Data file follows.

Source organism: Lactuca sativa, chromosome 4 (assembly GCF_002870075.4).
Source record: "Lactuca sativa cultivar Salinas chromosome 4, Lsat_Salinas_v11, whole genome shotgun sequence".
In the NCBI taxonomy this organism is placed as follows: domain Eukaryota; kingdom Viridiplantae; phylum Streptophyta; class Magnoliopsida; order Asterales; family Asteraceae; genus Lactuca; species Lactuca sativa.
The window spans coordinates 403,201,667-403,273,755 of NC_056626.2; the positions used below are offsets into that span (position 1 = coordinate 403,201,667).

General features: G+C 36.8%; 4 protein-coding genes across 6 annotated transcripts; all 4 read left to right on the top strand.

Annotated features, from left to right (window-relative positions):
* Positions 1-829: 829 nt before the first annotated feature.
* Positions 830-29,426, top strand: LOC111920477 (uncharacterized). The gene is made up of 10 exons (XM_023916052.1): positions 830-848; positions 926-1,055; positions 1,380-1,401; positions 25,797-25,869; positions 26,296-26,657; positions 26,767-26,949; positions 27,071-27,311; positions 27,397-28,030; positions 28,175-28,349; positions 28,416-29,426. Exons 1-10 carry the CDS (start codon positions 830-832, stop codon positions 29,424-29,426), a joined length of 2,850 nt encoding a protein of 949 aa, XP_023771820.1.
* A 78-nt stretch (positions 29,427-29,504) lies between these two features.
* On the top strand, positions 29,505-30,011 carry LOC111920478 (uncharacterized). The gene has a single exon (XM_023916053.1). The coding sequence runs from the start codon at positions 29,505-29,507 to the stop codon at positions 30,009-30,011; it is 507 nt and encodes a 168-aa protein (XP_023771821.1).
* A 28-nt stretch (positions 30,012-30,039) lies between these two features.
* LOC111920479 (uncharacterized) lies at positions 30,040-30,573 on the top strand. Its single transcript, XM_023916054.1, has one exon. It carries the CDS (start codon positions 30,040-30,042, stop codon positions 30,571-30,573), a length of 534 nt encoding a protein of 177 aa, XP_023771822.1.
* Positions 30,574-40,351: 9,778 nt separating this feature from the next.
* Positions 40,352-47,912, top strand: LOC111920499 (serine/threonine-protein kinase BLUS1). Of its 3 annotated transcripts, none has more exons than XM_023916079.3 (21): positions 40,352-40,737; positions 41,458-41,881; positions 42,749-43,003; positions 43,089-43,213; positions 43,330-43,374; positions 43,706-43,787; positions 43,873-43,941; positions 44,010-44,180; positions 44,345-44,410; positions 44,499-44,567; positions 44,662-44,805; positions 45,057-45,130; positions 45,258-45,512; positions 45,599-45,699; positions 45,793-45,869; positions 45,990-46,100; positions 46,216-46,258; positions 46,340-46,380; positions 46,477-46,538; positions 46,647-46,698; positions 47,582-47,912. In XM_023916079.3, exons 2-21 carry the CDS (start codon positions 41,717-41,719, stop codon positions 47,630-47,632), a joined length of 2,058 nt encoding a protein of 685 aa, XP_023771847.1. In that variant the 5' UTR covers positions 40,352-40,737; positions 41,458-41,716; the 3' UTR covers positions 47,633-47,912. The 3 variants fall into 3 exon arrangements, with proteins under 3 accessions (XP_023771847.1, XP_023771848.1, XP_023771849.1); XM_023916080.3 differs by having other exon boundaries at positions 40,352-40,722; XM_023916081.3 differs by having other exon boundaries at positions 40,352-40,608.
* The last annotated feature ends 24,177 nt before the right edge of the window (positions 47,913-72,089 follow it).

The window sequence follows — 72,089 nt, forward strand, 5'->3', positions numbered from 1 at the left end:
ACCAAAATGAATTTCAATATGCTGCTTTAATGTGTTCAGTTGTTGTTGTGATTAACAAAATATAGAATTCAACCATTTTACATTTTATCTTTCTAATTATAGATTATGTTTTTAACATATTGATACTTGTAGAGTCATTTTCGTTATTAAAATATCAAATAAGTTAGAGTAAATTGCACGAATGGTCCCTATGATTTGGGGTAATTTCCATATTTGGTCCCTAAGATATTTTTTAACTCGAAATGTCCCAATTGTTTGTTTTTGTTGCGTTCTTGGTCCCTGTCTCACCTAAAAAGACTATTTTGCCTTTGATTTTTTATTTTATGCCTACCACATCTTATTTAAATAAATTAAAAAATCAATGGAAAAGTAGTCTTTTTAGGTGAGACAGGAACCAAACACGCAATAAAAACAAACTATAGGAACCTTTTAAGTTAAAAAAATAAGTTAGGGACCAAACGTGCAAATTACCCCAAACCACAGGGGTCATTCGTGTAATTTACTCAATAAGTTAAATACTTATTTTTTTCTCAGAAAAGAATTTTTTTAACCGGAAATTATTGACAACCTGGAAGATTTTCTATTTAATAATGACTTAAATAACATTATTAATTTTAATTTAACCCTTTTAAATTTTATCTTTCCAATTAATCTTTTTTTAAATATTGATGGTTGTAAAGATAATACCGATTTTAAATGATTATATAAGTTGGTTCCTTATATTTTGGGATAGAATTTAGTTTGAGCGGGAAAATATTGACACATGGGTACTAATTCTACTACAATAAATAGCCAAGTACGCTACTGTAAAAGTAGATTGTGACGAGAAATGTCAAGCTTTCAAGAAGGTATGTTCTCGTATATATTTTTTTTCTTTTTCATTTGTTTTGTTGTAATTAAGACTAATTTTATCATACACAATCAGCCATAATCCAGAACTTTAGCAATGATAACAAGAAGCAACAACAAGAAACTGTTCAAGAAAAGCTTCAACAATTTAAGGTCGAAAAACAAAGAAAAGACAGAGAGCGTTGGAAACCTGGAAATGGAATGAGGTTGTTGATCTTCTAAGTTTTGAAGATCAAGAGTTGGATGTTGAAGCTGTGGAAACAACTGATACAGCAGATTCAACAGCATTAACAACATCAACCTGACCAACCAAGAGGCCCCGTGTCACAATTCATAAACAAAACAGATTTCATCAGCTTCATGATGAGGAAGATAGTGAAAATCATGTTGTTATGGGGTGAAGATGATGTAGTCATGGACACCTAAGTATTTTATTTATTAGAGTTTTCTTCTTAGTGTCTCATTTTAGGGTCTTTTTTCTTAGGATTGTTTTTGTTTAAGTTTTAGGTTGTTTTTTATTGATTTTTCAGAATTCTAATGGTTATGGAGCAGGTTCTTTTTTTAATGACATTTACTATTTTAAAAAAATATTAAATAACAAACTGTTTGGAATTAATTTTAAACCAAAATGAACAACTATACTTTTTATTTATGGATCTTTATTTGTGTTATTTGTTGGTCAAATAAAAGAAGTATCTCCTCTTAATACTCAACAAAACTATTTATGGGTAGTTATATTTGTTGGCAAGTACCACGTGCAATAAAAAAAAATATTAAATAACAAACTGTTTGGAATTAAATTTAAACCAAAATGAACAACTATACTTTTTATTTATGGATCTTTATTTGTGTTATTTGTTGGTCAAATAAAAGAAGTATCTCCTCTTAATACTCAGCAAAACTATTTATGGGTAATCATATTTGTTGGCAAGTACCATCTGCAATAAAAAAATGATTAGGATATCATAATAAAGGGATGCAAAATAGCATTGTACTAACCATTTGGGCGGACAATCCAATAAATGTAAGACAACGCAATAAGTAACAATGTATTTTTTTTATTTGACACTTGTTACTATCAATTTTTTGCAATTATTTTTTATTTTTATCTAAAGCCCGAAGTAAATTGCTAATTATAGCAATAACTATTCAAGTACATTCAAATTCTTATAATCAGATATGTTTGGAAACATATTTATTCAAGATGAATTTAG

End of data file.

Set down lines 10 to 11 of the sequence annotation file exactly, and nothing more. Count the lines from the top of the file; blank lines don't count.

* On the top strand, positions 29,505-30,011 carry LOC111920478 (uncharacterized). The gene has a single exon (XM_023916053.1). The coding sequence runs from the start codon at positions 29,505-29,507 to the stop codon at positions 30,009-30,011; it is 507 nt and encodes a 168-aa protein (XP_023771821.1).
* A 28-nt stretch (positions 30,012-30,039) lies between these two features.